Element ContactMap

Child elements:


Child element Pair

Attributes

Child elements:


Element ContactData

Attributes

Child elements:


Example

<ContactMap>
    <Pair first="hardObj" second="hardObj">
        <ContactData type="Newton">
            <cr>0.0</cr>
        </ContactData>
    </Pair>
</ContactMap>

Bodies

Bodies that should be a part of the simulation must be defined in the dynamic workcell. There are three available types:

FixedBody

Fixed bodies will typically be static environment, such as floors and walls. See also rwsim::dynamics::FixedBody .

Element FixedBody

Attributes

Child elements:

Example

<FixedBody frame="Floor" />

KinematicBody

Kinematic bodies can be controlled directly with velocities. See also rwsim::dynamics::KinematicBody .

Element KinematicBody

Attributes

Child elements:

Example

<KinematicBody frame="MovingBody">
    <MaterialID>Plastic</MaterialID>
</KinematicBody>

RigidBody

Rigid bodies moves due to forces acting on the bodies. Hence they require specification of dynamic parameters as mass and inertia. See also rwsim::dynamics::RigidBody .

Element RigidBody

Attributes

Child elements:


Child element Associate

Attributes


Example

<RigidBody frame="DynBodyFrame">
    <Mass>0.1</Mass>
    <EstimateInertia />
    <Integrator>Euler</Integrator>
    <Associate object="DynBodyGeometry" />
</RigidBody>

Devices

Devices that should be a part of the simulation must be defined in the dynamic workcell. There are two available types:

Please note that a Body that is part of a device is called a Link. A Body in the dynamic workcell format referes to a body that is not part of a device (it is free). A Link is part of a device and has its motion constrained. Because of this, the syntax for a Link and a Body is equivalent in practice.

KinematicDevice

See also rwsim::dynamics::KinematicDevice .

Element KinematicDevice

Attributes

Child elements:


Child element RefBase

Attributes


Example

 <KinematicDevice device="Robot">
    <KinematicBase frame="Base" />
    <KinematicJoint object="Joint0">
        <Mass>0</Mass> 
        <COG>0 0 0</COG>
        <Inertia>0 0 0 0 0 0 0 0 0</Inertia>
        <MaterialID>Plastic</MaterialID> 
    </KinematicJoint>
    ...
 </KinematicDevice>

RigidDevice

See also rwsim::dynamics::RigidDevice .

Element RigidDevice

Attributes

Child elements:


Child element ForceLimit

Attributes


Example

 <RigidDevice device="UR1">
    <ForceLimit joint="Joint0">1000</ForceLimit>
    <FixedBase frame="Base">
        <MaterialID>Plastic</MaterialID> 
    </FixedBase> 
    <Link object="Joint0">
        <Mass>3.8</Mass>
        <EstimateInertia/>
        <MaterialID>Plastic</MaterialID> 
    </Link> 
    ...
 </RigidDevice>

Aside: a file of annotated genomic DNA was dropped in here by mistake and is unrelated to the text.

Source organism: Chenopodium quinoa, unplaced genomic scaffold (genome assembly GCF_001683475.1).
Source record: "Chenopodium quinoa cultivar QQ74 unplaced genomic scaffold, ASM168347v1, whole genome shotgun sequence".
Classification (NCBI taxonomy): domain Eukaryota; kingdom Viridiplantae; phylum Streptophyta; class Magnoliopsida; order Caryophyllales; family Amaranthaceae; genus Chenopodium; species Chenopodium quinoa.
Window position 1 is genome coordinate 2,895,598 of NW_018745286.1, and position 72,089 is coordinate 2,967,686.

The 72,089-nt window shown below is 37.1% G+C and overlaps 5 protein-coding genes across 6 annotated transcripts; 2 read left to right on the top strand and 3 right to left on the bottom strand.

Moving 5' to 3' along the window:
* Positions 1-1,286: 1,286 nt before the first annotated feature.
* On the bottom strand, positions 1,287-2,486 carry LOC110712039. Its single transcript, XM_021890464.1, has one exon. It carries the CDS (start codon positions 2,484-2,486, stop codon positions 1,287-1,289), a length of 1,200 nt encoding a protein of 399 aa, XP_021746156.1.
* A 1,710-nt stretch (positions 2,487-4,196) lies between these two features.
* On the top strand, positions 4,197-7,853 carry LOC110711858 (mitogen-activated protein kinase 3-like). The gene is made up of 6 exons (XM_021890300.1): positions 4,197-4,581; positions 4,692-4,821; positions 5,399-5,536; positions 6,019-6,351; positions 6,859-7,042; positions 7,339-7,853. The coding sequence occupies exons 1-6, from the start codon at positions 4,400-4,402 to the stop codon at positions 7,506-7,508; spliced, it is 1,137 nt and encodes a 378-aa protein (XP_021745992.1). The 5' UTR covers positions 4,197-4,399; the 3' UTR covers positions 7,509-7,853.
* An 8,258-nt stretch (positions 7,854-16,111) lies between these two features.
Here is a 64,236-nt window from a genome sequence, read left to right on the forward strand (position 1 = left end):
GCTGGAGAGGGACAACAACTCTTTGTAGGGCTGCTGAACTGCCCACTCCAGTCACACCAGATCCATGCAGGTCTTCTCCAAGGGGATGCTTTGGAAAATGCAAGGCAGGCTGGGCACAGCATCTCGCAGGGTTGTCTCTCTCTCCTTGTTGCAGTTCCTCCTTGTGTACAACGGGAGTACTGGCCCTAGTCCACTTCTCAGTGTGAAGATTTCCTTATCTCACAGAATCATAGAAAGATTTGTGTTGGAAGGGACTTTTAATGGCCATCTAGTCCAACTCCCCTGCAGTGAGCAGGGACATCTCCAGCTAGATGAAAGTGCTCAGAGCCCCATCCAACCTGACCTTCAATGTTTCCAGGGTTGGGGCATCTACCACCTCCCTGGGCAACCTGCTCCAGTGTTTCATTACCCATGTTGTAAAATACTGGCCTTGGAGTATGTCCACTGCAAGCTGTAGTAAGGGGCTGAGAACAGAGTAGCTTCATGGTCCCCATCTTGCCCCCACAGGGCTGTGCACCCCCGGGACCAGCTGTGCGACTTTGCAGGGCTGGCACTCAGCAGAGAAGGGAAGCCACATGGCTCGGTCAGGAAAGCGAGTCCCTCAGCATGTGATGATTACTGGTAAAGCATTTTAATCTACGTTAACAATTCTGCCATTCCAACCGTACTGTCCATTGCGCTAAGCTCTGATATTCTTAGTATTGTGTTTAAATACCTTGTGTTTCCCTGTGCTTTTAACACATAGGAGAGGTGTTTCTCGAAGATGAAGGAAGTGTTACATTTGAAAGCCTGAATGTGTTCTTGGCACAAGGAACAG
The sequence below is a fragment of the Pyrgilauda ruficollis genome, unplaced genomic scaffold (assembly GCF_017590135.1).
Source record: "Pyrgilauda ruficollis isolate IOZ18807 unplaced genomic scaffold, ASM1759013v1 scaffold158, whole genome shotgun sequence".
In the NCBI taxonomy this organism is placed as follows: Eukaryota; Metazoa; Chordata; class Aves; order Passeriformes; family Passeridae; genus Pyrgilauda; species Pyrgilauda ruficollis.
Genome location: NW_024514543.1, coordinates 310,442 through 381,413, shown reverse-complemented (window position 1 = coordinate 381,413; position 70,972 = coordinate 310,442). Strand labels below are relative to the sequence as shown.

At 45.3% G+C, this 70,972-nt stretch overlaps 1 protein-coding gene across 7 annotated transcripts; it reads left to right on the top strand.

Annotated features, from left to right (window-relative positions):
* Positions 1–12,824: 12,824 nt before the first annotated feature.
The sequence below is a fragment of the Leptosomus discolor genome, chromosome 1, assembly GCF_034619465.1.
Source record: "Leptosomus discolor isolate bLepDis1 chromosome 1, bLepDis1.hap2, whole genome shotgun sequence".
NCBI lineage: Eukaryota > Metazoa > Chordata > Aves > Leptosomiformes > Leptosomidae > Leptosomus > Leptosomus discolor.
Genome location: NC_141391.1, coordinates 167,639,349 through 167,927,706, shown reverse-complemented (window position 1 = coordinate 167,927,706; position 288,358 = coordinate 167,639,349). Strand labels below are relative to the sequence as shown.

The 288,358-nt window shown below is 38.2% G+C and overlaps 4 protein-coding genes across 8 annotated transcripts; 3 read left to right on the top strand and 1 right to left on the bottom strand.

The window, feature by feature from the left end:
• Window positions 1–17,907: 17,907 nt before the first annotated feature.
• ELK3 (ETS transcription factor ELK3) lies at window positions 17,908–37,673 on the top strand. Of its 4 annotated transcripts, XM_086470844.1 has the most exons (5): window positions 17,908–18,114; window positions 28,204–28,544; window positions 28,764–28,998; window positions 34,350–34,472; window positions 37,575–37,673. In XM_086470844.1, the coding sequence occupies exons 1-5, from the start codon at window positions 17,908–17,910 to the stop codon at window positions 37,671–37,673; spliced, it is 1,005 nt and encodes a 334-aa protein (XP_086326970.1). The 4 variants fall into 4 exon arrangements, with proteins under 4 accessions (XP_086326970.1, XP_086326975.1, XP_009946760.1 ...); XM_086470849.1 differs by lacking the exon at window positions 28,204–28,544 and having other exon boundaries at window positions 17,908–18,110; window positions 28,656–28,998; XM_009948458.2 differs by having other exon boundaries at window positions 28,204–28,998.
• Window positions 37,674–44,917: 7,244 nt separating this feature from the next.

SuctionCup

The SuctionCup element is not documented yet.

Constraints

The only way to constraint bodies is to use devices. In some cases it might however be useful to constrain arbitrary bodies without requiring that the bodies are part of the same device. This could for instance be if one wants to model a spring. The Constraint element is the equivalent of a rwsim::dynamics::Constraint objects.

Element Constraint

Attributes

Child elements:

Note the Spring element can be defined under the Constraint or after the Constraint with a reference to the name of the constraint.

Example of a Fixed constraint:

<Constraint name="FixedConstraint" type="Fixed" parent="Parent" child="Child" />

Example of a non-fixed constraint (the spring works for the one linear and two angular directions that are not constrained by the PrismaticUniversal constraint):

<Constraint name="ComplianceConstraint" type="PrismaticUniversal" parent="Parent" child="Child">
    <Transform3D>
        <Pos>0 0 0.01</Pos>
        <RPY>0 0 0</RPY>
    </Transform3D>
    <Spring>
        <Compliance>
            0.0005 0 0
            0 0.5 0
            0 0 0.5
        </Compliance>
        <Damping>
            50 0 0
            0 0.1 0
            0 0  0.1
        </Damping>
    </Spring>
</Constraint>

Springs

It is possible to attach a spring to a constraint as described in Constraints . If the spring is defined outside the Constraint tags, it must refer to a constraint by name.

Element Spring

Attributes

Child elements:

Example of a spring attached to a PrismaticUniversal constraint (the spring works for the one linear and two angular directions that are not constrained by the PrismaticUniversal constraint):

<Spring constraint="ComplianceConstraint">
    <Compliance>
        0.0005 0 0
        0 0.5 0
        0 0 0.5
    </Compliance>
    <Damping>
        50 0 0
        0 0.1 0
        0 0  0.1
    </Damping>
</Spring>

Sensors

Not documented yet.

TactileArraySensor

BodyContactSensor

TactileMultiAxisSensor

FTSensor

Controllers

Not documented yet.

PDDeviceController

PoseDeviceController

SerialDeviceController

SpringJointController